Described in “The Domestic Dog”, biologist Ray Coppinger observed a group of Border collies who were presented with chickens sedated just enough that they stood still when the herders stared at them. Border collies give eye in anticipation of movement, and when what they expected, the birds scattering, didn’t manifest they had a problem they didn’t know how to solve. They stopped holding eye and, in frustration, resorted to a variety of displacement behaviors, including the play bow. At first suggestion that the chickens were about to move they locked on again, resumed giving eye, like the male dog lunged for the pups again the moment one awoke and became animated.
Which displacement signals a dog gives varies and depends on circumstance, personality, and what led to desired results in the past, but it can be anything that is part of his behavioral repertoire, including digging, self-grooming and rolling over.
When insecure of all novel situations husky Chinook went belly up as soon as I tried to teach her something new, it wasn’t an attempt to appease me, but to create a pause in our interaction. I ignored the behavior and her, and she popped up a few seconds later and did exactly what I had asked for. Sadly, Chinook’s owner interpreted her action as willfulness, but fortunately I could convince her that her mild, lovely pooch did want to please me, just needed a little more time to figure out how; concerned that I might not be safe if she’d get it wrong, and that is likely based on traditional training methods she once experienced.
Such misinterpretations humans make are common, because the average dog’s bilingual skills are much better than his person’s. One of the most misunderstood behaviors is mounting. Labeled as a dominant or sexual behavior it is typically neither, but exhibited by a dog in conflict; one presented with a person, dog or situation that makes him nervous but he feels powerless to do anything about. Mounting is a not so subtle effort by the dog to control or change a situation that’s not working for him - at the moment or generally, and it can be directed at the perceived “problem”, or redirected like a redirected bite – meant for one but directed at the other.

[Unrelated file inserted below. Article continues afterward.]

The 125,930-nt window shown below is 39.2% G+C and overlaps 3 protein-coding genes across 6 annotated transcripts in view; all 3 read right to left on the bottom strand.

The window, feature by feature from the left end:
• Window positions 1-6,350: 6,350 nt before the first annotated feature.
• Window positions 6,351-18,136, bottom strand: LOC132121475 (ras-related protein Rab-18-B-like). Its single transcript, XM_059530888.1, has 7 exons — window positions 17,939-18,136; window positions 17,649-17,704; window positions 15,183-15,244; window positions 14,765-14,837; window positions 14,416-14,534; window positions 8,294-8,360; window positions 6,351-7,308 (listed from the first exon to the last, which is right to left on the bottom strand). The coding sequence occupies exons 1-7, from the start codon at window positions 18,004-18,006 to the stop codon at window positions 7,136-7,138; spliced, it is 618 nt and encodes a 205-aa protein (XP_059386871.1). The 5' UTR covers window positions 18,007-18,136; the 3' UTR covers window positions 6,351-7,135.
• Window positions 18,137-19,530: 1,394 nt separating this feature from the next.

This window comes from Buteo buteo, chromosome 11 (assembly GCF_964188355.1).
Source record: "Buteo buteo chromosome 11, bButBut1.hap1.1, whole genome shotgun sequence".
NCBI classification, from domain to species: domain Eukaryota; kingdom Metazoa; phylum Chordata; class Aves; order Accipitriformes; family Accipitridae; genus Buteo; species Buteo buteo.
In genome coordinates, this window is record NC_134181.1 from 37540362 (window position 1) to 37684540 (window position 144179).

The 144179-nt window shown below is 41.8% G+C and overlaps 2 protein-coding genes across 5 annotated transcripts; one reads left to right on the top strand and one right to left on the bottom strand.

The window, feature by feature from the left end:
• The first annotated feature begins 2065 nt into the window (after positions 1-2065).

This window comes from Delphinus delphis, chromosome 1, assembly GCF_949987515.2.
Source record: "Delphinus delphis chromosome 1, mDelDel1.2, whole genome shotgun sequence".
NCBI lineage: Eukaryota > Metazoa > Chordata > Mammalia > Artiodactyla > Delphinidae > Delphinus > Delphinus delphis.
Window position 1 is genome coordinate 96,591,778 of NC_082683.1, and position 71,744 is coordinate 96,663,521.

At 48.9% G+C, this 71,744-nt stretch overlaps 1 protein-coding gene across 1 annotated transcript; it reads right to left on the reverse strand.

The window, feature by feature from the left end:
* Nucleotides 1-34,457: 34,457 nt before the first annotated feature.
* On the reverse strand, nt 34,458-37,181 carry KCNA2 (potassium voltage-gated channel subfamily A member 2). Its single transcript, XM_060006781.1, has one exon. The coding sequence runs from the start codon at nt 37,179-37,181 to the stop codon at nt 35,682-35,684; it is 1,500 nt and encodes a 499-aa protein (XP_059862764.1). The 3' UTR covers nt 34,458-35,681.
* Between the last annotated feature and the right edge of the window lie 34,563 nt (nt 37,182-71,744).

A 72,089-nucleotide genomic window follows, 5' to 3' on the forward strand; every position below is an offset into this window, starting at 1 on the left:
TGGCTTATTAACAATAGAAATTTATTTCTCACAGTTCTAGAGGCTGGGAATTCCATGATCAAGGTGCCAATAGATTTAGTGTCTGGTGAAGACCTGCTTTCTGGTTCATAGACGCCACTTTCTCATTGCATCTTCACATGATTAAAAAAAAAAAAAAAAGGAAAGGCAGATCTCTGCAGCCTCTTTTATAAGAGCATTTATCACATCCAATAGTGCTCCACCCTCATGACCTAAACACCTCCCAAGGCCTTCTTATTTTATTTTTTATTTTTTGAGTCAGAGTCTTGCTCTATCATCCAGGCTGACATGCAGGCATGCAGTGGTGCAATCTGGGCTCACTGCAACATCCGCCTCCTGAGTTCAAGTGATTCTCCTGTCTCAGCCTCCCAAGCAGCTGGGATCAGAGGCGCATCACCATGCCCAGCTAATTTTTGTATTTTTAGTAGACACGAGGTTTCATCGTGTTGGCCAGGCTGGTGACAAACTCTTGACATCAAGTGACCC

A displacement behavior always reflects a dog’s emotional state; signals that he is indecisive, needs more information, is buying time to contemplate his next move, would rather not deal with the dilemma altogether, is overwhelmed or utterly bored. If your dog intersperses an action with a behavior that is only normal in a different context, ask yourself why. Your best response is as multifaceted as the dog’s reason. If he is just confused, it is worthwhile to wait 20-30 seconds to see if he comes up with his own perfect solution, like husky Chinook and the rescue dog who bowed in front of a food treat. Problem solving builds brainpower and confidence and we want to foster both. If he is truly concerned, help him, and if he worries a lot, proactively avoid situations that create unease, for example change training facilities and build confidence in an environment he feels less overwhelmed in. If he is chronically mounting, chances are his living arrangement, or part of it, isn’t working for him and changes might have to be made there.
Setting the pooch up for success prevents that the displacement behavior turns into a problem behavior. If it is regularly reinforced, it can become an obsession; if reinforced by the person, a habitual but annoying attention getter that is, like all addictions, difficult to undo.